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Alabama A&M University

Alabama A&M University’s campus in Huntsville. | Source:

A campus police officer at a historically Black college (HBCU) in Alabama shot an armed student in a residence hall in a reported shootout on Monday afternoon, according to law enforcement reports..

Alabama A&M shooting

An unidentified Alabama A&M University (AAMU) student was shot multiple times in a stairwell of the Ernest L. Knight Living and Learning Complex after the officer responded to reports of shots being fired in the dormitory building in Huntsville, AAMU Police Chief Montrez Payton said.

“Multiple shots were exchanged in that stairwell,” Payton told reporters. “An individual was hit multiple times.”

The AAMU police officer involved was not injured.

The student was hospitalized, though their status was not immediately clear.

AAMU said in a statement that the incident “was contained within minutes.”

“This incident once again brought stress and uncertainty to our campus community,” the statement added. “Today’s climate continues to present safety challenges to colleges and universities but, AAMU is committed to enhancing overall safety for students, faculty and staff.”

The school said it was offering counseling services to students and directed any future inquiries about the shooting to the Alabama Law Enforcement Agency, which is investigating the incident.

The Ernest L. Knight Living and Learning Complex is the same place where at least three people were injured in a shooting in August of last year, reported at the time.

The shooting was the latest gun violence to strike an HBCU campus during this academic year amid ongoing calls to further secure all historically Black colleges.

HBCU security

The topic of HBCU security was brought to the forefront last year when a white supremacist shooting was thwarted by campus security at Edward Waters University in Jacksonville, Florida. Ryan Palmeter was observed by students putting on tactical gear, including an armored vest, gloves and a mask, before fleeing as campus security approached. Minutes later, the 21-year-old carried out a racist mass shooting at a nearby Dollar General store.

That shooting prompted a national call for more funding for HBCU security, particularly at a time when dozens of Black colleges were just months removed from a spate of bomb threats.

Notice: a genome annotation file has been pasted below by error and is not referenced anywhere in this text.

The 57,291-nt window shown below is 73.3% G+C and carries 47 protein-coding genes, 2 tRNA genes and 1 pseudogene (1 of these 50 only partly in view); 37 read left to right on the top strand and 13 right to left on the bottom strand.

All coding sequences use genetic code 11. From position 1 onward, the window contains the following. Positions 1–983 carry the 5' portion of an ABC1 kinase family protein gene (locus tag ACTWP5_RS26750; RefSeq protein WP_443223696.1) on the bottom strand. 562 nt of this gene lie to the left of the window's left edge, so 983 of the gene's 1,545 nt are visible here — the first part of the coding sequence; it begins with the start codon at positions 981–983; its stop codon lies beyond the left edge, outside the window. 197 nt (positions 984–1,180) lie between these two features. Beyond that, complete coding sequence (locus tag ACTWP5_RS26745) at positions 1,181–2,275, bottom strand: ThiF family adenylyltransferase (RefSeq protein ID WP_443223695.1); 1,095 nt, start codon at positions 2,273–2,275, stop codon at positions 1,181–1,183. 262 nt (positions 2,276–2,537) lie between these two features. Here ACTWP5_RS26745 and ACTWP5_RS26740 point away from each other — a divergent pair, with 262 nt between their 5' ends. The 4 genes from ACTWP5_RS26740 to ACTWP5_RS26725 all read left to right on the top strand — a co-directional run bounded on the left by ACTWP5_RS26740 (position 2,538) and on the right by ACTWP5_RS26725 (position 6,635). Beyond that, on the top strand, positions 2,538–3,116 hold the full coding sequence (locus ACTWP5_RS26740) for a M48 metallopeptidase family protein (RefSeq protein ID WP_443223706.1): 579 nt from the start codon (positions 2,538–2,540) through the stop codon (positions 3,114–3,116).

Last month, South Carolina State University took steps to beef up its campus security weeks after a shooting in an academic building left a student facing charges of attempted murder.

The Orangeburg-based school made a significant investment in keeping its community safe by adding a gun-sniffing dog to the ranks of its campus security team.

While acknowledging other universities that have added gun-sniffing dogs, President Alexander Conyers suggested South Carolina State could help make it a trend among Black colleges looking to ramp up their security efforts.

“Other universities in South Carolina and across the country already are using these capabilities,” Conyers said. “We may be the first HBCU in the country to employ this technology, so we are on the forefront, but I feel sure we won’t be the last.”

Last summer, Howard University responded to a vicious melee that broke out near its residence halls. As a result, Howard still said it planned to install more than 1,000 cameras across campus, install card readers to control access to certain campus buildings, bolster its security with an armed officer stationed in front of residence buildings and supply students with an emergency device they can use to call for help.


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The post Alabama A&M Shooting: Gun Violence Strikes Another HBCU Campus Amid Ongoing Efforts To Stop It appeared first on NewsOne.

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